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CHAD ENNIS: Post-Election Audits Should Be The Norm For Every State. Here’s Why

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Chad Ennis Contributor
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I may be dating myself, but the old saying goes, “An ounce of prevention is worth a pound of cure.”

We can get much more than an ounce’s worth of prevention by engaging in post-election process audits. It is much easier to fix process problems early before they blow up and become problems that require litigation and other nasty fixes. Ahead of the 2024 election, state legislatures should require full process audits to ensure transparency and build trust in our elections.

I was the lead auditor responsible for developing and leading the first round of Texas process audits looking at the 2020 General Election. The purpose of the audit program was not to unearth fraud, but to provide quality assurance to voters by verifying that election laws and procedures were being followed. (RELATED: MARSHAL TRIGG: Here’s How To Actually Stop Election Fraud)

We audited four counties — which together have roughly the same population as North Carolina. No county was mistake free (and it would be shocking if they were) but two counties did rather well and two did not. We found many problems that were easily correctable and the solutions would meaningfully increase the accuracy of elections and improve the voting experience.

Common sense says that post-election performance reviews are important and, indeed, a whopping 86% of Americans think every election office should routinely undergo a full performance review and audit. In our audit of the 2020 election, we found that Harris County, the nation’s third largest county and home to Houston, could not show proper chain of custody for almost 185,000 ballots.

Several states have begun audit programs. Texas has gone through a round of audits and recently released a new report for their second round. Mississippi has started a program and will begin audits soon, while other states are also joining in.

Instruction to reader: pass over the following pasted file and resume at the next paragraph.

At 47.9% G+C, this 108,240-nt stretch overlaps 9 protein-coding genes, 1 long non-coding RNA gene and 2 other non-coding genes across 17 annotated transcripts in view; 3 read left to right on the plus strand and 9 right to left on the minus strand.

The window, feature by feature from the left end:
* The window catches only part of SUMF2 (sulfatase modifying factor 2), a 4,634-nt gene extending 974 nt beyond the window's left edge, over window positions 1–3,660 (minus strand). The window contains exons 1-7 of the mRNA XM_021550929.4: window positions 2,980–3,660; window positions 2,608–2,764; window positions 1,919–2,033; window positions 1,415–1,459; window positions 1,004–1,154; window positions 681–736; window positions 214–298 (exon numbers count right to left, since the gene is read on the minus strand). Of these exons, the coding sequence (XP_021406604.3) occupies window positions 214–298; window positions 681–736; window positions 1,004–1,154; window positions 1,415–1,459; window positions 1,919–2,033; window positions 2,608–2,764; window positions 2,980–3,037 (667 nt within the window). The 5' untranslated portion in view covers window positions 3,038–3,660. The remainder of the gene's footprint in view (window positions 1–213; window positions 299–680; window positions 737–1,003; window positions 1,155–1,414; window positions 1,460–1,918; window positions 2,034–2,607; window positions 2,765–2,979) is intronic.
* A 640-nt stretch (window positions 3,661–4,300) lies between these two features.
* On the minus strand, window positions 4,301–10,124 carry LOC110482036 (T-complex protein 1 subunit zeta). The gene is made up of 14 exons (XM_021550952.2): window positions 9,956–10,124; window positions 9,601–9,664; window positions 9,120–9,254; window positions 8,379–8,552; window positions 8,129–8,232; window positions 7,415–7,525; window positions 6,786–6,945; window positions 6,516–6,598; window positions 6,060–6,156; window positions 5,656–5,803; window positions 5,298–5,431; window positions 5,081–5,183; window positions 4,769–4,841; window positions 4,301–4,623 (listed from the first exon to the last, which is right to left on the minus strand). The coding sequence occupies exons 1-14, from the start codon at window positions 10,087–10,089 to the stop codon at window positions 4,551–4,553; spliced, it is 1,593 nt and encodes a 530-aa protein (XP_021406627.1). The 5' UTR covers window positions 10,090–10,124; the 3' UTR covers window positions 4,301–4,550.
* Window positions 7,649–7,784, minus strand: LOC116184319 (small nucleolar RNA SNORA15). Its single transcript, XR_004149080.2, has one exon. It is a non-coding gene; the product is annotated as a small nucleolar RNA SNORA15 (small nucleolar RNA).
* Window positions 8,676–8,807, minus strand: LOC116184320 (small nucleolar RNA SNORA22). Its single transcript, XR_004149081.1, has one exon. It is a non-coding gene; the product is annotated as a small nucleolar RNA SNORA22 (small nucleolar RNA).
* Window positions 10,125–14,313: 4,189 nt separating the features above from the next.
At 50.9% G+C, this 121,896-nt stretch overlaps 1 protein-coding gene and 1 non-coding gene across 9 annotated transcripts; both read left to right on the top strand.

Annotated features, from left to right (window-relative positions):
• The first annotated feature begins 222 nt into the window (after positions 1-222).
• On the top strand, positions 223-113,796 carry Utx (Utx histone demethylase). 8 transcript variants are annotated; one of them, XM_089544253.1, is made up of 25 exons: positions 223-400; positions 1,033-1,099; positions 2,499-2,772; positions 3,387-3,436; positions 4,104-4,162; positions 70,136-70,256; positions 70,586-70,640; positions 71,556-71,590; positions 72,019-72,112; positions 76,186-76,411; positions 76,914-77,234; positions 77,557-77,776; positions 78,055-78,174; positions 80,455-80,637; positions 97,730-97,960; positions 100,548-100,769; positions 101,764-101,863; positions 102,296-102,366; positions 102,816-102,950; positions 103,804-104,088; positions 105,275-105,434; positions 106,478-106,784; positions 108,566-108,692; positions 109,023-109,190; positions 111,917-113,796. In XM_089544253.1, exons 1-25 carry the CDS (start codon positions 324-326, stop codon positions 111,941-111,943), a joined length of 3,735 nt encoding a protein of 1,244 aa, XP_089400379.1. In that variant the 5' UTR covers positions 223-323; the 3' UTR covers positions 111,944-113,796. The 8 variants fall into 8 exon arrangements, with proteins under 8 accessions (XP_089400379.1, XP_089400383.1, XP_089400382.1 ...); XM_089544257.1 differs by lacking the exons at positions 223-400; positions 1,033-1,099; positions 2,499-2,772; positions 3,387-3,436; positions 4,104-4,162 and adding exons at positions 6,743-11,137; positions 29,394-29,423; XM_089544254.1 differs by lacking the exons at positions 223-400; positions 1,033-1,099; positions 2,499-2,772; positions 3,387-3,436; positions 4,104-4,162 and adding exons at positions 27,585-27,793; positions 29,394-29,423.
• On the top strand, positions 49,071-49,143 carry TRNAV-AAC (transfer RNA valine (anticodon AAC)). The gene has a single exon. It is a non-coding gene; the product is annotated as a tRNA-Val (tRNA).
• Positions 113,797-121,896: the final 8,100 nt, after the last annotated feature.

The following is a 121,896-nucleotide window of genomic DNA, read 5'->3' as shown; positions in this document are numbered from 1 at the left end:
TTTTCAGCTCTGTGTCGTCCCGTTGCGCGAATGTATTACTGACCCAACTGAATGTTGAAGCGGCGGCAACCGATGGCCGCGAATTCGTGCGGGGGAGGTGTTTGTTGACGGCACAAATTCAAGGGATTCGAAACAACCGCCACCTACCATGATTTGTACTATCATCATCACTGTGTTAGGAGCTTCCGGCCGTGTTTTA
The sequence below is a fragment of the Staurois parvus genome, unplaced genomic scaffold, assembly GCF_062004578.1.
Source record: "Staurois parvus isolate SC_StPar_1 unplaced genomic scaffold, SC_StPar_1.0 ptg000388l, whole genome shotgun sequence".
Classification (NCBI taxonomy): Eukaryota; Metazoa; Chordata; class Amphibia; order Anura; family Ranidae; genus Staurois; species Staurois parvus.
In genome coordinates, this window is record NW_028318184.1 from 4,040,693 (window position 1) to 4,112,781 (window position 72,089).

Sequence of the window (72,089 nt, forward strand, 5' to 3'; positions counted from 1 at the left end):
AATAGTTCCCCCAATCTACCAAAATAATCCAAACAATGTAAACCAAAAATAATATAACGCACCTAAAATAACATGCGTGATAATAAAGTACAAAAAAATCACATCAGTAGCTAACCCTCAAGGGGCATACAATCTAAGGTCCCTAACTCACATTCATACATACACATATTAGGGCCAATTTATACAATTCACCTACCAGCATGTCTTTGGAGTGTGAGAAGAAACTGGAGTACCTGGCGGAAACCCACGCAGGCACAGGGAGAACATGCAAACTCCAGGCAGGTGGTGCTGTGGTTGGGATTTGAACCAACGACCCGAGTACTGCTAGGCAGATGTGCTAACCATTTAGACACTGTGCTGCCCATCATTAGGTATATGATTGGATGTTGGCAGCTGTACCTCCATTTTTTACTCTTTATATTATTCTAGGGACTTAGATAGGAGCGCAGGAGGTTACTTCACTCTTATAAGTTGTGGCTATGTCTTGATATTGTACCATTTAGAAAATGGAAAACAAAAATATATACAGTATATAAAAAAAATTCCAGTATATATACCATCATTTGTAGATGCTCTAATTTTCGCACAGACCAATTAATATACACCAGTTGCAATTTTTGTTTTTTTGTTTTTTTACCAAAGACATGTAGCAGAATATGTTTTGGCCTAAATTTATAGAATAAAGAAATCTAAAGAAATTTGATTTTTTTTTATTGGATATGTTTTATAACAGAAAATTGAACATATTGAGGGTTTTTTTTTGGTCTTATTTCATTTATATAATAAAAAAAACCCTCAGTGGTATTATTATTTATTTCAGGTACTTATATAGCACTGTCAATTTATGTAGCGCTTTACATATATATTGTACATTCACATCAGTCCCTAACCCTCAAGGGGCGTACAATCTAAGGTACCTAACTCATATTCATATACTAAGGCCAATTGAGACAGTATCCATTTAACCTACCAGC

Post-election audits come in many flavors. Most people do not initially think about process audits.

Instead, they think of the traditional ballot audits that verify ballot counting was done correctly. This can be done by rerunning a subset of ballots back through the tabulators, or even better, by performing a limited hand recount of certain races and ballots to ensure the accuracy of results.

Most states do this in some fashion whether through risk-limiting audits, or a straight count of a fixed number of ballots.

Process audits go further and look deeper to ensure that election officials are following the rules. This requires a deep dive into all election records. If election workers are doing their jobs — and most are — then the election records will show it.

Process audits can reveal a great deal about how elections function. In Texas, we focused on several key areas.

Initially, we wanted to make sure that the books balanced meaning that we wanted to ensure that the number of ballots counted matched the number of people that showed up. We found several discrepancies here. In one particularly alarming case, we discovered that Dallas County did not count an entire polling location!

No less alarming, in Harris County we found 34 polling locations where the number of voters logged as checking in to vote by the pollbook differed from the audit log reflecting number of ballots tallied.

The security of voting equipment is always a paramount concern, and process audits can help ensure that officials are properly safeguarding it. For an individual piece of equipment there should be records showing every event in the lifecycle of the machine.

We reviewed when equipment was purchased, programmed, tested and sealed, when those seals were removed, and when the machine was taken out of service. From this timeline we can identify security vulnerabilities and plug holes.

There are many more things that can be reviewed in a process audit. An audit can check that the signatures on mail ballots were verified consistently and in accordance with state laws and best practices. Depending on state law, mail ballot records can be reviewed for indications of ballot trafficking.

Provisional ballots (cast as a placeholder when the voter’s eligibility is in question) are also a place where robust procedural audits can help. Provisional ballot handling is complicated.

Reviewing records can reveal that voters were required to vote provisionally when they should have been given a regular ballot. It can also reveal that a voter received a regular ballot when they should have been required to vote a provisional ballot.

Our review of Texas records showed that provisional ballot handling is a place where election officials need to be much more careful with their record keeping.

Post-election process audits are the best way to make sure that elections officials are following proper procedure. Our audits in Texas showed many lapses in good election process that the election officials learned from and have worked to correct.

That’s why audits of this nature should be required in every state.

Chad Ennis is the Vice President of Honest Elections Project.

The views and opinions expressed in this commentary are those of the author and do not reflect the official position of the Daily Caller News Foundation.

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